Context: Most studies on medical expertise research have focused on diagnostic performance, whereas patient management has been largely ignored. According to knowledge encapsulation theory, applying encapsulated knowledge is a characteristic of expert doctors' diagnostic reasoning, but it is unclear whether or not encapsulated knowledge also plays a prominent role when processing a clinical case with a management focus. Methods: The participants were 40 medical students (20 in Year 4 and 20 in Year 6) and 20 expert doctors (internists). Participants were asked to study the cases with either a diagnostic (Dx) or a management (Mx) focus. Subsequently, participants were asked to write down what they remembered from the case. Results: In both conditions, experts recalled fewer propositions and used more high-level inferences than medical students. Furthermore, they processed the cases faster and more accurately than medical students, but no significant difference between Mx and Dx conditions was found. Year 4 students also showed no significant differences in recall and processing speed between conditions. By contrast, Year 6 students recalled more in a Dx than in an Mx condition, but there was no significant difference in processing speed between conditions. Conclusions: In both conditions, findings indicate that the experts' and Year 4 students' performance was not affected by processing focus. The fact that only Year 6 students were affected by processing focus might be explained by the assumption that their diagnostic knowledge and management knowledge are not fully integrated yet, a process that has already taken place in the expert's knowledge structure.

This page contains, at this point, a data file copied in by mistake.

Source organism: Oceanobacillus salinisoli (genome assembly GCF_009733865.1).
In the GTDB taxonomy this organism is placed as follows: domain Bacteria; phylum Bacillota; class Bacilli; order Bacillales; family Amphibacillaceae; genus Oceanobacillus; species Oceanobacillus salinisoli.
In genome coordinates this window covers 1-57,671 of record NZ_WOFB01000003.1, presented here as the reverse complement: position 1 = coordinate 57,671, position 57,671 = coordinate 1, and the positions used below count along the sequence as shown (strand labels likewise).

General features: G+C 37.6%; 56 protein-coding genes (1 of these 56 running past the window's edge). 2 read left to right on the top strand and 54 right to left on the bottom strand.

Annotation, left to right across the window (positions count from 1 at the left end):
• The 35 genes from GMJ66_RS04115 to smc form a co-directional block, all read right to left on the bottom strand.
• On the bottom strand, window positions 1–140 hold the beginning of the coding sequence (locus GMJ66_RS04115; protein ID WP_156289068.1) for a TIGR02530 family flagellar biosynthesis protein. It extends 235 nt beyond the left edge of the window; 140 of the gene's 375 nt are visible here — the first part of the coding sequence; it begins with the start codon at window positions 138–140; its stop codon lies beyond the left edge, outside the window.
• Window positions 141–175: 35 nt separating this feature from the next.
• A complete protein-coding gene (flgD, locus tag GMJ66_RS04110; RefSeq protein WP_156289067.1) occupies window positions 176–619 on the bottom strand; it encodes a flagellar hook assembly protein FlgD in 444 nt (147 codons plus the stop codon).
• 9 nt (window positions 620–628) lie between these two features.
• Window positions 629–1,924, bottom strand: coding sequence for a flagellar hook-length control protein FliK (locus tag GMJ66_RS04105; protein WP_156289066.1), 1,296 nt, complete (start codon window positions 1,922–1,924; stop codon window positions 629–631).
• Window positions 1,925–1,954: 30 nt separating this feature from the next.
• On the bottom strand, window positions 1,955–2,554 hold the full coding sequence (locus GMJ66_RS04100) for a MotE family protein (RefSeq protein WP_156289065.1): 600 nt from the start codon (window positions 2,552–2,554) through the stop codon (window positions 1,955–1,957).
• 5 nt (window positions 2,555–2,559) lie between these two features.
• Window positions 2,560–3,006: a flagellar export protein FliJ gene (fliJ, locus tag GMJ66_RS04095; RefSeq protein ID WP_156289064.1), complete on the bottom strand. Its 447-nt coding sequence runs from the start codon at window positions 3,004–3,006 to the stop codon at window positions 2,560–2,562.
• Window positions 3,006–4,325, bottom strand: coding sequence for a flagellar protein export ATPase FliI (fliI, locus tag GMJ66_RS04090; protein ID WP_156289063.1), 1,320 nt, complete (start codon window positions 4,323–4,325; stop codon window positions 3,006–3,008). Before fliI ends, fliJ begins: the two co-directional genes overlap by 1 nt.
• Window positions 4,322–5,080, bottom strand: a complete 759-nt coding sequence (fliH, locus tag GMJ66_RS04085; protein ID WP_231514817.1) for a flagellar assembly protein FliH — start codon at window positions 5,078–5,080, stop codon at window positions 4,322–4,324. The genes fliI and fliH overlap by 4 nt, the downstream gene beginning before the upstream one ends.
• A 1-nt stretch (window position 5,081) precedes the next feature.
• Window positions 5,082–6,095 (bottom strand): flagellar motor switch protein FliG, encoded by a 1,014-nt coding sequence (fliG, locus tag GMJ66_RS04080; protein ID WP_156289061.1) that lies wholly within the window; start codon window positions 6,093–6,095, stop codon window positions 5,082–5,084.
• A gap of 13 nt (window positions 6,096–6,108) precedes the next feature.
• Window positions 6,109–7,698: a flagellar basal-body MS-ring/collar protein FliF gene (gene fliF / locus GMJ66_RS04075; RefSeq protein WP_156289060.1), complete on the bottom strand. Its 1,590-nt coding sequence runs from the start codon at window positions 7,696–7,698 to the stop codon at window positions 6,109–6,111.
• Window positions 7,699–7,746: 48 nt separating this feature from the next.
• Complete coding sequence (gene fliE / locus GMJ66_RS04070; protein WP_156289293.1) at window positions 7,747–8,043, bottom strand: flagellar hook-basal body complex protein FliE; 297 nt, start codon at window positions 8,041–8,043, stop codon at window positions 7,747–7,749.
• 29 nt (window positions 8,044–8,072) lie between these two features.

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Department of Psychology

Monajemi, A., Rikers, R., & Schmidt, H. (2007). Clinical case processing: A diagnostic versus a management focus. doi:10.1111/j.1365-2923.2007.02922.x